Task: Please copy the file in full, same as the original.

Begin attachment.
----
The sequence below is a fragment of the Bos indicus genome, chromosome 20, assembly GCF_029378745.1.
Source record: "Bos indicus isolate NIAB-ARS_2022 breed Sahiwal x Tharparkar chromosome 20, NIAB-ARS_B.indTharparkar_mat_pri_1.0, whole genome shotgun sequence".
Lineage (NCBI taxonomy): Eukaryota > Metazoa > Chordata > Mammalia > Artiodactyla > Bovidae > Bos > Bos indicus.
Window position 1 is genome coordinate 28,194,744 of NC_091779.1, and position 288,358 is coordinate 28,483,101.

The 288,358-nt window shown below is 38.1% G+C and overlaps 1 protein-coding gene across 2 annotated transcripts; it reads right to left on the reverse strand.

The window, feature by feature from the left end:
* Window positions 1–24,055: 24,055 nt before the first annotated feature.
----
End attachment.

The sequence below is a fragment of the Bos indicus genome, chromosome 20, assembly GCF_029378745.1.
Source record: "Bos indicus isolate NIAB-ARS_2022 breed Sahiwal x Tharparkar chromosome 20, NIAB-ARS_B.indTharparkar_mat_pri_1.0, whole genome shotgun sequence".
Lineage (NCBI taxonomy): Eukaryota > Metazoa > Chordata > Mammalia > Artiodactyla > Bovidae > Bos > Bos indicus.
Window position 1 is genome coordinate 28,194,744 of NC_091779.1, and position 288,358 is coordinate 28,483,101.

The 288,358-nt window shown below is 38.1% G+C and overlaps 1 protein-coding gene across 2 annotated transcripts; it reads right to left on the reverse strand.

The window, feature by feature from the left end:
* Window positions 1–24,055: 24,055 nt before the first annotated feature.